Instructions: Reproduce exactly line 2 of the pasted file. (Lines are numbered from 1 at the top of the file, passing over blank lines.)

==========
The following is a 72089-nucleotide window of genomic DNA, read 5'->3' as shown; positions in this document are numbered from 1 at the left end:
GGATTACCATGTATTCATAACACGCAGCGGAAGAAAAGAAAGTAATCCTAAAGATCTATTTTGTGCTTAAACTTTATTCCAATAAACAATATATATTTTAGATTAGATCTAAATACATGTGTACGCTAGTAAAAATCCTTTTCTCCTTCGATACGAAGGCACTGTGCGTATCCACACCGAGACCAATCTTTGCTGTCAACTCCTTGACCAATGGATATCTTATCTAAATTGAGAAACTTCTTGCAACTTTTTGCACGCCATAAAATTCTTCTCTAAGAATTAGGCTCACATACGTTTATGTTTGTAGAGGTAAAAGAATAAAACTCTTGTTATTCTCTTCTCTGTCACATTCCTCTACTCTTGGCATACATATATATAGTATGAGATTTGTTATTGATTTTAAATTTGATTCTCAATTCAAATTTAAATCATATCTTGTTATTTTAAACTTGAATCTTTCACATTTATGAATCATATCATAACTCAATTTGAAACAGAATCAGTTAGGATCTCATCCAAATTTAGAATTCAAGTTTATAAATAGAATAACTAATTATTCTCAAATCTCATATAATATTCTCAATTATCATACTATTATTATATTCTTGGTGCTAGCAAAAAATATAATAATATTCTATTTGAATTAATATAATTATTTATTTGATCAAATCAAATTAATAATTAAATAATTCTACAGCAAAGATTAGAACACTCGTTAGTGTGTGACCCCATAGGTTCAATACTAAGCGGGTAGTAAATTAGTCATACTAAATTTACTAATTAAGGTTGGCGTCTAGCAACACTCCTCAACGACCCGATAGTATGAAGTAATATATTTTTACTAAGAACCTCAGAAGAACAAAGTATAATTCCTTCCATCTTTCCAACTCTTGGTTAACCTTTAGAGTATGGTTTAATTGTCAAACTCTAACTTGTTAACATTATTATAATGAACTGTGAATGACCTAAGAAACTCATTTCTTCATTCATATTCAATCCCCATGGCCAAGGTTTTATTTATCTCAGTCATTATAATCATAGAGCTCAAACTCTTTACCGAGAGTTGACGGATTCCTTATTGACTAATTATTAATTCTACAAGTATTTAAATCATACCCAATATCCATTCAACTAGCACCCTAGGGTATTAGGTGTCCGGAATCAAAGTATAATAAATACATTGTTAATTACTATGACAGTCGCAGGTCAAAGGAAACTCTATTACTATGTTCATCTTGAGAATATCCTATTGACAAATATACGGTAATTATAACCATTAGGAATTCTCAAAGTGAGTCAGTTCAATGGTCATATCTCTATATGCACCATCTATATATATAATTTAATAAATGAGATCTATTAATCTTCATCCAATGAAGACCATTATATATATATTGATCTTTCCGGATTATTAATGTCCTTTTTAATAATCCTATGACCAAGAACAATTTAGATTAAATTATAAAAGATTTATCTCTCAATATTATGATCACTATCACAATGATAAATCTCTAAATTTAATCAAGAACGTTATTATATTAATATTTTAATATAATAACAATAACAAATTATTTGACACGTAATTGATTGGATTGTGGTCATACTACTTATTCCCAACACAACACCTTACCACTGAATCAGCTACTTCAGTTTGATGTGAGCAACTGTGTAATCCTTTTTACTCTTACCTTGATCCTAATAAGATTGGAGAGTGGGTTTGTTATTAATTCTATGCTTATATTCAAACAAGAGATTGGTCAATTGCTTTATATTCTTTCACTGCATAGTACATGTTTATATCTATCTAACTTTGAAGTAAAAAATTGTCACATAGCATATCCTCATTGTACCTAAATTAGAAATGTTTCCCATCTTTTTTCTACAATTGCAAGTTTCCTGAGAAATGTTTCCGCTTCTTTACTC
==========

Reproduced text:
GGATTACCATGTATTCATAACACGCAGCGGAAGAAAAGAAAGTAATCCTAAAGATCTATTTTGTGCTTAAACTTTATTCCAATAAACAATATATATTTTAGATTAGATCTAAATACATGTGTACGCTAGTAAAAATCCTTTTCTCCTTCGATACGAAGGCACTGTGCGTATCCACACCGAGACCAATCTTTGCTGTCAACTCCTTGACCAATGGATATCTTATCTAAATTGAGAAACTTCTTGCAACTTTTTGCACGCCATAAAATTCTTCTCTAAGAATTAGGCTCACATACGTTTATGTTTGTAGAGGTAAAAGAATAAAACTCTTGTTATTCTCTTCTCTGTCACATTCCTCTACTCTTGGCATACATATATATAGTATGAGATTTGTTATTGATTTTAAATTTGATTCTCAATTCAAATTTAAATCATATCTTGTTATTTTAAACTTGAATCTTTCACATTTATGAATCATATCATAACTCAATTTGAAACAGAATCAGTTAGGATCTCATCCAAATTTAGAATTCAAGTTTATAAATAGAATAACTAATTATTCTCAAATCTCATATAATATTCTCAATTATCATACTATTATTATATTCTTGGTGCTAGCAAAAAATATAATAATATTCTATTTGAATTAATATAATTATTTATTTGATCAAATCAAATTAATAATTAAATAATTCTACAGCAAAGATTAGAACACTCGTTAGTGTGTGACCCCATAGGTTCAATACTAAGCGGGTAGTAAATTAGTCATACTAAATTTACTAATTAAGGTTGGCGTCTAGCAACACTCCTCAACGACCCGATAGTATGAAGTAATATATTTTTACTAAGAACCTCAGAAGAACAAAGTATAATTCCTTCCATCTTTCCAACTCTTGGTTAACCTTTAGAGTATGGTTTAATTGTCAAACTCTAACTTGTTAACATTATTATAATGAACTGTGAATGACCTAAGAAACTCATTTCTTCATTCATATTCAATCCCCATGGCCAAGGTTTTATTTATCTCAGTCATTATAATCATAGAGCTCAAACTCTTTACCGAGAGTTGACGGATTCCTTATTGACTAATTATTAATTCTACAAGTATTTAAATCATACCCAATATCCATTCAACTAGCACCCTAGGGTATTAGGTGTCCGGAATCAAAGTATAATAAATACATTGTTAATTACTATGACAGTCGCAGGTCAAAGGAAACTCTATTACTATGTTCATCTTGAGAATATCCTATTGACAAATATACGGTAATTATAACCATTAGGAATTCTCAAAGTGAGTCAGTTCAATGGTCATATCTCTATATGCACCATCTATATATATAATTTAATAAATGAGATCTATTAATCTTCATCCAATGAAGACCATTATATATATATTGATCTTTCCGGATTATTAATGTCCTTTTTAATAATCCTATGACCAAGAACAATTTAGATTAAATTATAAAAGATTTATCTCTCAATATTATGATCACTATCACAATGATAAATCTCTAAATTTAATCAAGAACGTTATTATATTAATATTTTAATATAATAACAATAACAAATTATTTGACACGTAATTGATTGGATTGTGGTCATACTACTTATTCCCAACACAACACCTTACCACTGAATCAGCTACTTCAGTTTGATGTGAGCAACTGTGTAATCCTTTTTACTCTTACCTTGATCCTAATAAGATTGGAGAGTGGGTTTGTTATTAATTCTATGCTTATATTCAAACAAGAGATTGGTCAATTGCTTTATATTCTTTCACTGCATAGTACATGTTTATATCTATCTAACTTTGAAGTAAAAAATTGTCACATAGCATATCCTCATTGTACCTAAATTAGAAATGTTTCCCATCTTTTTTCTACAATTGCAAGTTTCCTGAGAAATGTTTCCGCTTCTTTACTC